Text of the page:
Cancer immunotherapy relies on the activation and sustained function of cancer-specific effector T cells. Multiple pathways control the activity of these cells. The inhibitory receptor LAG-3 takes part in this regulation. This CD4-like molecule has garnered substantial interest because of its pleiotropic roles. LAG-3 is expressed on activated effector T cells and down-regulates their activity.
LAG-3 is also expressed on activated regulatory T cells (Tregs), endowing them with suppressive capacity. Moreover, LAG-3 binds to MHC-II on antigen-presenting cells, inhibiting their maturation and as such T-cell activation. Tregs can also acquire MHC-II, enabling them to suppress LAG-3+ effector T cells. Finally, MHC-II expression on melanoma cells protects them against T cells.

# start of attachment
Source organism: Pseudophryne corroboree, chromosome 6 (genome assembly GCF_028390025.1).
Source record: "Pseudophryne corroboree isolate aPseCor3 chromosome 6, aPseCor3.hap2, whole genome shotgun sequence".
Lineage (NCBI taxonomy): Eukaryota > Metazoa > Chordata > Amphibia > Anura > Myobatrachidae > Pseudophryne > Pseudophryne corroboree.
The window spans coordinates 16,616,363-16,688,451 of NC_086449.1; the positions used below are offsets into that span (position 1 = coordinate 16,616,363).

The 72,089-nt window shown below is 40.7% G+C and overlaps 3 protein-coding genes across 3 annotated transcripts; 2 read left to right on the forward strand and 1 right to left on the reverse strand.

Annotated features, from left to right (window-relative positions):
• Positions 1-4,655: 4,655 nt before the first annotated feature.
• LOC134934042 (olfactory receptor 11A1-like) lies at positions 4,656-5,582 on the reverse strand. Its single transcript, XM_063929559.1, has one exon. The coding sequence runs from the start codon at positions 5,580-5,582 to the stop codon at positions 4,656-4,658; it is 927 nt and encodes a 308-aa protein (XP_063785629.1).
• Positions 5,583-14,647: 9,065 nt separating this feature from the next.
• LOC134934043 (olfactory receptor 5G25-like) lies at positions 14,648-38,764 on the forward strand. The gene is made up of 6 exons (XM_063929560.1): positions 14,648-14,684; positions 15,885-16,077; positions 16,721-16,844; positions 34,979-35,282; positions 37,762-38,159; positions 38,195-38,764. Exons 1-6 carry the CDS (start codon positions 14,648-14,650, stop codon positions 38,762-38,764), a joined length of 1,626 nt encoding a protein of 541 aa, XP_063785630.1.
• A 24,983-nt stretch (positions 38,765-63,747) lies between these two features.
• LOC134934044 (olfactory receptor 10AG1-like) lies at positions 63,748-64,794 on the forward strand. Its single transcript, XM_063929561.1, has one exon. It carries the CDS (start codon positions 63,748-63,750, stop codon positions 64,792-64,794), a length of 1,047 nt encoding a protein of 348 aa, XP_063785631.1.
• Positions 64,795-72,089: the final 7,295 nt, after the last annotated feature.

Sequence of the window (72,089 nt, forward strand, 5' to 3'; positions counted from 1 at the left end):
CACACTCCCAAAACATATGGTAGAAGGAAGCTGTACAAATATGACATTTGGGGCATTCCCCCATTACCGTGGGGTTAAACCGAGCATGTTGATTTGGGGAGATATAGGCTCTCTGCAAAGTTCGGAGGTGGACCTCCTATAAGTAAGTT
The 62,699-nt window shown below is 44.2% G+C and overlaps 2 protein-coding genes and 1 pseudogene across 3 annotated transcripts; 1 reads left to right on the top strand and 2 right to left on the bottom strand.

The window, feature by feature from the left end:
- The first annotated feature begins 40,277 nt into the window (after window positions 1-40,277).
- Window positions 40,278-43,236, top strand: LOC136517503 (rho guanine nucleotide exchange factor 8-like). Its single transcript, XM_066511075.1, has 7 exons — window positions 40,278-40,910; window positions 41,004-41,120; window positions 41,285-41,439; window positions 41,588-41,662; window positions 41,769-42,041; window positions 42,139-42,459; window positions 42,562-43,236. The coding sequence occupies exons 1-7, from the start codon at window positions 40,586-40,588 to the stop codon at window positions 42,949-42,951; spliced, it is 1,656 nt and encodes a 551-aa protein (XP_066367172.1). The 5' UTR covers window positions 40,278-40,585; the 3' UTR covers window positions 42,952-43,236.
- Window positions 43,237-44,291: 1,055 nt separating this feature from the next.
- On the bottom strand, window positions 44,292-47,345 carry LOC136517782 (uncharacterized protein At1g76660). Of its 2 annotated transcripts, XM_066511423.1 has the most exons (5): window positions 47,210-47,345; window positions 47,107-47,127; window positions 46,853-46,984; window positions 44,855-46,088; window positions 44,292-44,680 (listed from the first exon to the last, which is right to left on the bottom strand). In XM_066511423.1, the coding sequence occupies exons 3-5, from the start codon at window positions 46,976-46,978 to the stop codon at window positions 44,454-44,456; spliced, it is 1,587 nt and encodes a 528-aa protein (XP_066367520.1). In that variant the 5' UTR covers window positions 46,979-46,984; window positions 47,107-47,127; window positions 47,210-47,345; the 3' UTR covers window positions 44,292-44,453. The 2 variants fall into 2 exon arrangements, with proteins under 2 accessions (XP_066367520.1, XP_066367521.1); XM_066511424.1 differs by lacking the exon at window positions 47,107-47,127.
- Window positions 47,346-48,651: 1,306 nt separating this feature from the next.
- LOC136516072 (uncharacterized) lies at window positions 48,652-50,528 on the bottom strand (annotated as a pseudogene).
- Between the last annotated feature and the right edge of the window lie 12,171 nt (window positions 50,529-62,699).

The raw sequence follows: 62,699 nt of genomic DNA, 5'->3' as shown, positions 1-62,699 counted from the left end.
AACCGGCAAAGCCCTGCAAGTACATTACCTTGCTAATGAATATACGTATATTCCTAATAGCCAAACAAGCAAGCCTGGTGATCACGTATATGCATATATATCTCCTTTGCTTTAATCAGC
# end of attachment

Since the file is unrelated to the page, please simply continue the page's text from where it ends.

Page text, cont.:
Consequently, LAG-3 has become an important immunological target. The aim of this study is to evaluate single domain antibodies or nanobodies (Nbs), the smallest functional fragments from Camelid antibodies, to image and block LAG-3 signaling. We propose to generate Nbs specific for mouse and human LAG-3. Upon radiolabeling these will be evaluated for diagnostics. As a therapy
we propose to deliver the Nbs under the form of mRNA to tumors. This allows prolonged production of Nbs that inhibit LAG-3 signals and as such will impact on the different processes that impair effector T cells. In conclusion, this project is a preclinical evaluation of LAG-3 specific Nbs as novel cancer medicines.